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Green Country school pushes for safety features inside classrooms

Posted at 9:27 PM, May 08, 2019
and last updated 2019-05-09 09:19:52-04

BARTLESVILLE, Okla. -- Colorado's deadly school shooting is a frightening reminder for all districts to prepare for the worst. At Osage Hills School, they installed shelters for students and staff, that protect them from more than storms.

"We need to get into the shelter, please get up push your chairs in, single file line," said Jeannie O'Daniel, Superintendent of Osage Hills School.

The concept for storm shelters at Osage Hills school in Bartlesville came after the Moore tornado in 2013.

Voters passed a $310,000 bond, with $180,000 set aside for a few large storm shelters. However, administrators changed the plan after the Parkland school shooting.

"We decided we needed to see if we could find a way that we wouldn’t have to transition kids into hallways or throughout the building, they didn’t have time in Parkland to move kids around," said O'Daniel.

Osage Hills is now equipped with 13 bulletproof EF-5 tornado shelters in every classroom, protected with three latches and a deadbolt lock inside.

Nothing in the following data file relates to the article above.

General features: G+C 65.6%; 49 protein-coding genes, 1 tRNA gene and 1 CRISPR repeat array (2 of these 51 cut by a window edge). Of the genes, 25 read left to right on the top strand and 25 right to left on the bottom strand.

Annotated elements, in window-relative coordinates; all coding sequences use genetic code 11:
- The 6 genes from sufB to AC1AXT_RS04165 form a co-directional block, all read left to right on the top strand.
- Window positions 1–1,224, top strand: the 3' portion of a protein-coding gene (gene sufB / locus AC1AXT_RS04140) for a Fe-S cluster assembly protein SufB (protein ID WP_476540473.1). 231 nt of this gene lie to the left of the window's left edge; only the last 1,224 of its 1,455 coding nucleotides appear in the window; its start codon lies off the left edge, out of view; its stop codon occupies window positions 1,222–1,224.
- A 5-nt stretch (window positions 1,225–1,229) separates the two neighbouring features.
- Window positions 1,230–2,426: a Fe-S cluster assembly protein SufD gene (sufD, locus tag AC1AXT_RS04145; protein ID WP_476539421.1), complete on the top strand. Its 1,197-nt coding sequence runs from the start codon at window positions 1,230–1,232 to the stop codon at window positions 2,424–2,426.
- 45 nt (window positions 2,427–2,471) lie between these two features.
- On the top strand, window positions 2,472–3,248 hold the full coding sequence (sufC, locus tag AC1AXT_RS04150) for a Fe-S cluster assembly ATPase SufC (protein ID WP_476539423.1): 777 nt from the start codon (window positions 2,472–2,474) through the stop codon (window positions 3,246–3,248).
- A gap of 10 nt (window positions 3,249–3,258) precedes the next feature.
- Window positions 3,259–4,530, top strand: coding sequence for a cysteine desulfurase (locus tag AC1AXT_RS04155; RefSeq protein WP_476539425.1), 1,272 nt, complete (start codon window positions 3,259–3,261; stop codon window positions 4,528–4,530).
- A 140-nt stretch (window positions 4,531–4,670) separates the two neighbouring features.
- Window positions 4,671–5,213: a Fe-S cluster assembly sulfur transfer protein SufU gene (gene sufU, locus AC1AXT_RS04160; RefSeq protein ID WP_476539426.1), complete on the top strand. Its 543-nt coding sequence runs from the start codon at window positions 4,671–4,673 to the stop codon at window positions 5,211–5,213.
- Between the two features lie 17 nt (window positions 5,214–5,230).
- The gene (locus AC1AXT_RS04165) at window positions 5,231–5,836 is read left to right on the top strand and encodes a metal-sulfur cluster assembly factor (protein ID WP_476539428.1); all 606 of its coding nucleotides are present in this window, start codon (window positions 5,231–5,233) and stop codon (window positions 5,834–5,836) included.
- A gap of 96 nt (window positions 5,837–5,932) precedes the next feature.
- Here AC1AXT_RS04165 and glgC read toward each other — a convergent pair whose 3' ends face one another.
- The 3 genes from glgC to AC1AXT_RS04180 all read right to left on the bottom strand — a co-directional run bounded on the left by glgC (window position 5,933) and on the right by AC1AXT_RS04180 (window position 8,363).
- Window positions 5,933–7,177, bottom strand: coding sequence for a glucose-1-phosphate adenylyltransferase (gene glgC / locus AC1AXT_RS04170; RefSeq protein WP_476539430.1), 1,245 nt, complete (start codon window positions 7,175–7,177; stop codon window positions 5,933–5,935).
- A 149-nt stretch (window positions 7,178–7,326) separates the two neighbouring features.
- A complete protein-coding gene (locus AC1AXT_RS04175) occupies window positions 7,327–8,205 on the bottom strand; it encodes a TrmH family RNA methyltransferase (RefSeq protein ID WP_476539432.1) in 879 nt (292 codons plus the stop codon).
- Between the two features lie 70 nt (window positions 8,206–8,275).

All of their shelters are open to the public as long as it’s during school hours. Their biggest one holds about 50 people inside, and their classroom shelters hold about 30.

"We recently had storms in the area and we had parents calling us telling us, just keep my kids there after school because I know they’re safer there than if I were to come and get them," said O'Daniel.

While it's a frightening reality for kids as young as kindergartners aware of 'bad guys' the district believes it's beneficial to communicate with their students.

"Instead of wondering what to do and being in a situation where we could’ve, we should’ve, I love the fact that Jeannie took the initiative to put one in every classroom," said Joe Schrader, C.E.O. of Oklahoma LED, a Tulsa company that teamed up with SchoolSafe to provide Oklahoma schools with more security.

The smaller shelters in the classrooms cost $10,000 each, according to O'Daniel, and the larger shelter was $24,000.

Joe Schrader with Oklahoma LED says the shelters only take up about 10 percent of a classroom, and takes about four hours to construct. Once they're built, Schrader says they're semi-permanent, which means they can be moved.

The shelters are wheelchair accessible, and equipped with outlets and LED lighting.

If you're interested in installing these shelters, you can go to the SchoolSafe website.

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